Wednesday 18 September 2019

Lost Messiahs can be found at Whelan's

The Lost Messiahs' Ollie Plunkett
The Lost Messiahs' Ollie Plunkett
Barry Egan

Barry Egan

His saintly namesake was hanged, drawn and quartered at Tyburn in 1681 - possibly because the English thought he had a dangerous mind.

It may be totally unconnected _ but 2019 Ollie Plunkett's band, The Lost Messiahs, have titled their new album Deconstruction Of The Mind, apropos of which Ollie cites Leonard Cohen, "sighting a beautiful moment in Bhagavad Gita's Arjuna when the great general is standing on his chariot and the Deity says to him 'You will never untangle the circumstances that brought you to this moment'.

Please log in or register with for free access to this article.

Log In

"In Deconstruction of the Mind, I grapple in the moment with the circumstances of my life and in the form of 10 original songs. It is a search for new meaning, new direction, a new life journey".

Unsurprisingly, the title track of the album is not exactly Westlife. It goes: "The deconstruction of the mind/ The segue to a place, the silence, the fall/ The breaking of the mould, the colours all explode/ The wonder of it all/ Look at the birds out in the sky, see how they fly/ In a heartbeat you and I."

Asked about songwriting, Ollie says: "I find it hard to explain the songwriting process. Something happens at a deep spiritual mystical level, some connection to a vibration/ subconscious.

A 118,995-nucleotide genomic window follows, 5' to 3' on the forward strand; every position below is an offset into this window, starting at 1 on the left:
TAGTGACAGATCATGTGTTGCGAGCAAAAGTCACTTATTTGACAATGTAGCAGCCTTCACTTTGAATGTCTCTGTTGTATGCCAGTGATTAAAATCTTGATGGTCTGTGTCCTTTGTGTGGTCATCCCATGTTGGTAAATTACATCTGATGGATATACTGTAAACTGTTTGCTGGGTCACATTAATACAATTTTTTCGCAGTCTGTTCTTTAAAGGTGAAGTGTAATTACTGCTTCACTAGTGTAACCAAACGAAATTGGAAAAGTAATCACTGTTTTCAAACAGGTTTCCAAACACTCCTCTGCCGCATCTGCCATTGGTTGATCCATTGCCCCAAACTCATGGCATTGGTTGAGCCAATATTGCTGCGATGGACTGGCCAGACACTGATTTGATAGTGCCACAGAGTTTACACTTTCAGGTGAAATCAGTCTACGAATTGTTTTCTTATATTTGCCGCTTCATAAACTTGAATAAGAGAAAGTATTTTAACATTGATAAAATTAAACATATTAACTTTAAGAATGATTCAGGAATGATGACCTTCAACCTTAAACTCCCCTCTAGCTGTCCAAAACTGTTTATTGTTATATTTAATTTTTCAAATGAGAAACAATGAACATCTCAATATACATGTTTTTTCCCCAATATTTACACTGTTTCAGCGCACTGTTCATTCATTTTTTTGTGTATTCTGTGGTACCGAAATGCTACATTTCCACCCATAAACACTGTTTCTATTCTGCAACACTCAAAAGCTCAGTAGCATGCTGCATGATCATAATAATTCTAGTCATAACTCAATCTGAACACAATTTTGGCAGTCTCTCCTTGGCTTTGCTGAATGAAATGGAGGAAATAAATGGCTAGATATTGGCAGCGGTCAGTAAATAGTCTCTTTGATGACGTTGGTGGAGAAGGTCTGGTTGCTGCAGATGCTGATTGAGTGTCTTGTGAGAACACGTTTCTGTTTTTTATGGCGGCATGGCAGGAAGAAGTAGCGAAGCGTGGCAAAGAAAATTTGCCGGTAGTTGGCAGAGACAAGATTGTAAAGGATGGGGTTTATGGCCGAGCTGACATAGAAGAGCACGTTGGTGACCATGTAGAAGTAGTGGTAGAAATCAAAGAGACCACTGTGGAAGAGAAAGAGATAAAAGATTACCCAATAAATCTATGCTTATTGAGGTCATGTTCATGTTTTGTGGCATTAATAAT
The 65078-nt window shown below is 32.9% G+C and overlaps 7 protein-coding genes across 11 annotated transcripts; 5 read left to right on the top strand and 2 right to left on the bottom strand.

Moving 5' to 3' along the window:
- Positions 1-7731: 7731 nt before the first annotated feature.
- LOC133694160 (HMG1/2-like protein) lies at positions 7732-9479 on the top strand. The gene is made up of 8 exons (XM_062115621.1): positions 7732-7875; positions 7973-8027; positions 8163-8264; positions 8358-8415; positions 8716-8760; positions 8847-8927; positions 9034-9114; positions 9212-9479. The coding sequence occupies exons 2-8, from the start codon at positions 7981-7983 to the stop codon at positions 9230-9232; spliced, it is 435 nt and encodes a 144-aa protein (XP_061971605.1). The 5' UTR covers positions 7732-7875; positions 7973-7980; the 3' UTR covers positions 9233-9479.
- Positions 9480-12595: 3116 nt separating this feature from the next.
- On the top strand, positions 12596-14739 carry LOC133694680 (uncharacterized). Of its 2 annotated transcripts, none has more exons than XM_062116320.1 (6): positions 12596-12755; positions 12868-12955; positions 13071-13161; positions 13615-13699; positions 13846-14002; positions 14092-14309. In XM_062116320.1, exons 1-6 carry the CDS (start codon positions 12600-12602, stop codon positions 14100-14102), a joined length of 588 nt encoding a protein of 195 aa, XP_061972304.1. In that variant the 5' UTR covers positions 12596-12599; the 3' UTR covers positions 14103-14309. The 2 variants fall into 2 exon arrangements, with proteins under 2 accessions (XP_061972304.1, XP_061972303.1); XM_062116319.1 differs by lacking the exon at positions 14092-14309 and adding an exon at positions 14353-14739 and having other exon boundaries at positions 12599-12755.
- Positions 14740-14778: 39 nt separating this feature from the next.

"When I go mining for new material, the riff/melody and the idea for the song normally come together as a collective energy/vibration, and I try to preserve that connectiveness.

"My beautiful mam died in the middle of writing the album. So I guess the reflective nature of the music is influenced by her passing.

"The first album was called Soulstar and featured 14 original songs by me. While in no way trying to compare myself to the genius that is Conor O'Brien from Villagers, I also write and produce in the studio and put the band together afterwards to deliver the songs live."

In 1989, Ollie recalls being in the basement of The Waterfront pub in Dublin, reading lines for Alan Parker as an audition for The Commitments. That year Ollie and his band The Mere Mortals played Feile in Tippe and then supported Bob Geldof and the Vegetarians of Love at their Poulaphouca outdoor show.

The Lost Messiahs have a single Lights Out, with a distinct Mercury Rev/ The National influence at play, with James O'Connor and Maria Wright on vocals and the man himself on guitar.

Ollie, like his old mucker Bob Geldof, is not stuck for an opinion.

"Social media last week was full of posts decrying the burning fires in the Amazon and the failure of the Brazilian government to take action when some of the very same people will be attending Electric Picnic and drinking out of multiple plastic containers and will abandon tents without making any connection between their behaviour and the environmental crisis."

He adds that he remains "hopeful that the recent example set by attendees at Glastonbury will prevail, where festival goers left the site spotless after the festival."

The Lost Messiahs play Whelan's in Dublin this Friday

Sunday Indo Living

Editors Choice

Also in Entertainment

Back to top